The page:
canst


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Related to canst: cloyed

canst

 (kănst)
aux.v. Archaic
A second person singular present tense of can1.

canst

(kænst)
vb
archaic when used with the pronoun thou or its relative form, a form of can1

can1

(kæn; unstressed kən)
auxiliary verb.
1. to be able to; have the ability, power, or skill to: She can solve the problem easily.
2. to know how to: I can play chess, but not very well.
3. to have the power or means to: a dictator who can impose his will on the people.
4. to have the right or qualifications to: He can change whatever he wishes in the script.
5. may; have permission to: Can I speak to you for a moment?
6. to have the possibility: A coin can land on either side.
v.t., v.i.
7. Obs. to know.
Idioms:
can but, to be able to do nothing else except; can only: We can but try.
[before 900; Middle English, Old English, present indic. singular 1st, 3rd person of cunnan to know, know how]
usage: can and may are often interchangeable in the sense of possibility: A power failure can (or may) occur at any time. Despite the traditional insistence that only may conveys permission, both words are regularly used in this sense: Can (or May) I borrow your tape recorder? can occurs this way chiefly in spoken English; may occurs more frequently in formal speech and writing. In negative constructions, can't or cannot is more common than may not; the contraction mayn't is rare: You can't park in the driveway. can but and cannot but are somewhat formal expressions suggesting that there is no alternative to doing something. See also cannot, help.

can2

(kæn)

n., v. canned, can•ning. n.
1. a sealed container for food, beverages, etc., as of aluminum, sheet iron coated with tin, or other metal.
2. a receptacle for garbage, ashes, etc.
3. a bucket or other container for holding or carrying liquids.
4. a metal or plastic container for holding film on cores or reels.
5. Slang: Sometimes Vulgar. toilet; bathroom.
6. Slang. jail.
7. Slang: Sometimes Vulgar. buttocks.
8. Mil. Slang.
a. a depth charge.
b. a destroyer.
v.t.
9. to preserve by sealing in a can, jar, etc.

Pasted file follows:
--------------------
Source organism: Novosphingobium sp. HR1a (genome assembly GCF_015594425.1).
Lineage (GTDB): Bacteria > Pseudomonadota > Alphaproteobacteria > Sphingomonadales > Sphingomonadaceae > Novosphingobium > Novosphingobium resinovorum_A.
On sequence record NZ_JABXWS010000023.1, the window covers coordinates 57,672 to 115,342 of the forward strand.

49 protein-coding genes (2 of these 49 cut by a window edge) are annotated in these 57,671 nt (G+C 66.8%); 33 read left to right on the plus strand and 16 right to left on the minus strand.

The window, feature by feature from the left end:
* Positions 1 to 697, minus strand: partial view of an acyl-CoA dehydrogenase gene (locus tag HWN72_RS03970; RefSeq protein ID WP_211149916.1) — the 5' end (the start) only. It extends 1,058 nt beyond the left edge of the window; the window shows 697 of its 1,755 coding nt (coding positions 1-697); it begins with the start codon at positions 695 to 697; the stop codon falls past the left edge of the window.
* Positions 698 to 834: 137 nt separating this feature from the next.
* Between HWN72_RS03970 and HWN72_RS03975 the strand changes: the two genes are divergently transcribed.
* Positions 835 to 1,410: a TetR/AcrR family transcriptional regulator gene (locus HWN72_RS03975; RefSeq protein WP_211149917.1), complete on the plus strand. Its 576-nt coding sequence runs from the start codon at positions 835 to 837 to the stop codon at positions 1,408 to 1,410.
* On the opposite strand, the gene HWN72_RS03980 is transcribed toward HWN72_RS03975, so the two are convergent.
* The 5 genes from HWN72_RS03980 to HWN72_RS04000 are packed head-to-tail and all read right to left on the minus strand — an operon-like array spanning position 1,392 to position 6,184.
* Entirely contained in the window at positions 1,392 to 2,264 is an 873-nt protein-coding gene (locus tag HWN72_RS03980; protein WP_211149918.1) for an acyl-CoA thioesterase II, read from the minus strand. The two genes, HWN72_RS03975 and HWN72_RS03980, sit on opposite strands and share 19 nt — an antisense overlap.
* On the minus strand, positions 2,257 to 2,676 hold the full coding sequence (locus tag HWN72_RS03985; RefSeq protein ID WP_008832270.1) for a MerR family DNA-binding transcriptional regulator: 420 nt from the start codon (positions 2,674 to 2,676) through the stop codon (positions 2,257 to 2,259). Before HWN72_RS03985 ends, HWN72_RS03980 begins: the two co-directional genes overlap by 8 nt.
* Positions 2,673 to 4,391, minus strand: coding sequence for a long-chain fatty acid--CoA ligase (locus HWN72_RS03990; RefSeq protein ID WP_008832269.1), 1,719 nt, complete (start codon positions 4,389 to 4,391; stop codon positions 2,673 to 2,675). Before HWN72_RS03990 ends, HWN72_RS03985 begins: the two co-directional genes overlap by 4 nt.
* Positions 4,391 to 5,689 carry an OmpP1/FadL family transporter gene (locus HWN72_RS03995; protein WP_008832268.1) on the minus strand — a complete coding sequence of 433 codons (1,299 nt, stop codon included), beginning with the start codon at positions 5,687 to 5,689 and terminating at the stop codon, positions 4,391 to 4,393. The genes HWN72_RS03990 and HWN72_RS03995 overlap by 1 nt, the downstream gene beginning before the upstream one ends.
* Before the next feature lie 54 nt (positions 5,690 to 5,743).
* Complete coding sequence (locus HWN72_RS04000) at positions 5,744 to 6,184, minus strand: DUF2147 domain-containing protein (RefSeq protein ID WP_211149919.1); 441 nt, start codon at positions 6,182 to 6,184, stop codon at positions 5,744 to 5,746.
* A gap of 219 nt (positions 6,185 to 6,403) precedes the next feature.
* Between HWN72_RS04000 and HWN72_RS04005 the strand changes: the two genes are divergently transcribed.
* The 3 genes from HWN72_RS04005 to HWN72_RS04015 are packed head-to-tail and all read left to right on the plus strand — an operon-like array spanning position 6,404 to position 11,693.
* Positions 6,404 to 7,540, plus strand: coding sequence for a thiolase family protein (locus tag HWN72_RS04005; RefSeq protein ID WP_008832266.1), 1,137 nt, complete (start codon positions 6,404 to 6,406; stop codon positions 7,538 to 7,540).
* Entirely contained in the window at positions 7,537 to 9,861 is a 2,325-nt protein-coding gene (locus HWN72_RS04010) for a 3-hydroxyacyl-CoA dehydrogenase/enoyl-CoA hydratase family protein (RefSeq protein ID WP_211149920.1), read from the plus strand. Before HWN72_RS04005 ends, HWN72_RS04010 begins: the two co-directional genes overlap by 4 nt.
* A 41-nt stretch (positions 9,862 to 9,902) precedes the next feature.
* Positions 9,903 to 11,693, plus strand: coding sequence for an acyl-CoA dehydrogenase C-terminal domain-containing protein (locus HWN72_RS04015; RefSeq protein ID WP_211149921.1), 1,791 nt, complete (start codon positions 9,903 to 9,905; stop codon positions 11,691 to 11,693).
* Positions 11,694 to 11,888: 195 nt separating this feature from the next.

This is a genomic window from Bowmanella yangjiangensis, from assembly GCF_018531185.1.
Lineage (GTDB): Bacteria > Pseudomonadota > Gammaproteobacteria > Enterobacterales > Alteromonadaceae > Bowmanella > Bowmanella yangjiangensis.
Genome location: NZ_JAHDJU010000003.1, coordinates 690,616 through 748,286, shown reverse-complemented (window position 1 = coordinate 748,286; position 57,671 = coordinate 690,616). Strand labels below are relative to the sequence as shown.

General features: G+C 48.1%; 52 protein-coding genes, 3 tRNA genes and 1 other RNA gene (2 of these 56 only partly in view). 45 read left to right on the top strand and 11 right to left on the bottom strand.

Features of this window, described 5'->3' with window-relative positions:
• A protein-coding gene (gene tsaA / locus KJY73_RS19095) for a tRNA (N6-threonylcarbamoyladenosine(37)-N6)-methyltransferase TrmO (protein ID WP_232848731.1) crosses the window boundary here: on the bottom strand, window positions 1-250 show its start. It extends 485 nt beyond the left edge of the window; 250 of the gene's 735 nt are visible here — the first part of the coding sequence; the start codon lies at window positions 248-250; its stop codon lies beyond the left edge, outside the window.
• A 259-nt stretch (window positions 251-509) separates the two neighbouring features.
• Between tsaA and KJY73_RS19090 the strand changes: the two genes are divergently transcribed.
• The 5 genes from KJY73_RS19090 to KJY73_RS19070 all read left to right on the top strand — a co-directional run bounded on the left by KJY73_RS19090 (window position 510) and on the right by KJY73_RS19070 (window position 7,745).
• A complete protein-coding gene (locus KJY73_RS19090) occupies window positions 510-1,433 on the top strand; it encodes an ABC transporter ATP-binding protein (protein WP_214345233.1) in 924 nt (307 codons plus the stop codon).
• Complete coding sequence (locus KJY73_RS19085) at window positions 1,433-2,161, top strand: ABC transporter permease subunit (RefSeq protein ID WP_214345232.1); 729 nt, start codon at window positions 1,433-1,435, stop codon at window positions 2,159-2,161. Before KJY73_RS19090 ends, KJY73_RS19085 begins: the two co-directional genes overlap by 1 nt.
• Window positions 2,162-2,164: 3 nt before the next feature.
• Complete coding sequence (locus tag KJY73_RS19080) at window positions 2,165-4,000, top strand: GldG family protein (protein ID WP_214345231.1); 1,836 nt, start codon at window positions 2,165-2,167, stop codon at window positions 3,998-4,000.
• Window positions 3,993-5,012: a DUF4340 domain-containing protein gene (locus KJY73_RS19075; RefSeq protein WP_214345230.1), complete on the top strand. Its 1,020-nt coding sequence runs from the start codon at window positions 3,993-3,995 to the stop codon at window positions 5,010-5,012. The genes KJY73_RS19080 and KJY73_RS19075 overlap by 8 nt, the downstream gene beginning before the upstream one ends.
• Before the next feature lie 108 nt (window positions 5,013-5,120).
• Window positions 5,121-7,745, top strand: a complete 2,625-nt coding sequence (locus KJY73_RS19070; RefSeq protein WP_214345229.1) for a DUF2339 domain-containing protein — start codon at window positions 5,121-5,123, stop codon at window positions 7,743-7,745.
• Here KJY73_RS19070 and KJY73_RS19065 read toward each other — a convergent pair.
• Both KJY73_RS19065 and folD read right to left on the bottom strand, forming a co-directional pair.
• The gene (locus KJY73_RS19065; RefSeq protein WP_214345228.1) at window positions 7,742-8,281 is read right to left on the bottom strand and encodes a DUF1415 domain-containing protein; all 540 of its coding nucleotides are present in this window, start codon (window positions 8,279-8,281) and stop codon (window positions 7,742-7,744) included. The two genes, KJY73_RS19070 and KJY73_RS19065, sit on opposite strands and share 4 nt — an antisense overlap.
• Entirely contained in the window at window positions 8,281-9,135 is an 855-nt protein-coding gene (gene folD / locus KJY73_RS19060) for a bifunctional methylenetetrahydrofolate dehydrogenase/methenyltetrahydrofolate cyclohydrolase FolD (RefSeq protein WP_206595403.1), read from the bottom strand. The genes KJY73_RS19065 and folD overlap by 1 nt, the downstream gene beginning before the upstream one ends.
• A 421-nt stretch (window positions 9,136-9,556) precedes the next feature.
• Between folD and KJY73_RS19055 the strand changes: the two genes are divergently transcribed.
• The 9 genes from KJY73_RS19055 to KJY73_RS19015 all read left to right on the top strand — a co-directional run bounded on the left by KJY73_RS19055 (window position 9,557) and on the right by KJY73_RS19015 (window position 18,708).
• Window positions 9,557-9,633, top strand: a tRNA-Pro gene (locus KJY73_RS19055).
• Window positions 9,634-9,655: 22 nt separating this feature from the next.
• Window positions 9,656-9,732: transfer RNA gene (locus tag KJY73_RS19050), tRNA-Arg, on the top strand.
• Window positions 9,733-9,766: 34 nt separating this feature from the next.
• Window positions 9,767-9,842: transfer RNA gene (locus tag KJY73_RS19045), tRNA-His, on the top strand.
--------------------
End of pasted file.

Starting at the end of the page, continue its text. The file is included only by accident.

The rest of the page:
10. Slang. to dismiss; fire.
11. Slang. to put a stop to: Can that noise!
12. to record, as on film or tape.
Idioms:
in the can, (of a commercial film, scene, etc.) completed.
[before 1000; Middle English, Old English canne, c. Old High German channa, Old Norse kanna]

Can.

1. Canada.
2. Canadian.

can.

1. canceled.
2. canon.
3. canto.
References in classic literature ?
Born of roses, fed on dew, Charms and potions canst thou brew?
Mine ear is open, and my heart prepared: The worst is wordly loss thou canst unfold:--Say, is my kingdom lost?
My poor woman," said the not unkind old minister, "the child shall be well cared for -- far better than thou canst do for it.
Push not off from that isle, thou canst never return
Is this the creature of whom it was once so triumphantly said -- Canst thou fill his skin with barbed irons?
Thou canst say, who hast seen that same expression on the face dearest to thee;--that look indescribable, hopeless, unmistakable, that says to thee that thy beloved is no longer thine.
I remember the master, before he fell into a doze, stroking her bonny hair - it pleased him rarely to see her gentle - and saying, 'Why canst thou not always be a good lass, Cathy?
But of the loved, revered, and honoured head, thou canst not turn one hair to thy dread purposes, or make one feature odious.
But, whatever they said, the end was the same, for the king would sigh gently and say: "Fare thee well, my sister; it is unfortunate for thee that there is a cat in thy hut," or "that there is no cat in thy hut," or "that thou canst not tell me whether there be a cat in thy hut or no.
Thou therefore whom thou only canst redeeme, Thir Nature also to thy Nature joyne; And be thy self Man among men on Earth, Made flesh, when time shall be, of Virgin seed, By wondrous birth: Be thou in ADAMS room The Head of all mankind, though ADAMS Son.
Thou canst play the rational if thou wilt; credit me for once, and let us home ere the storm begins to rage, for the night will be fearful.
So far as I can see, friend Sancho, these are not knights but base folk of low birth: I mention it because thou canst lawfully aid me in taking due vengeance for the insult offered to Rocinante before our eyes.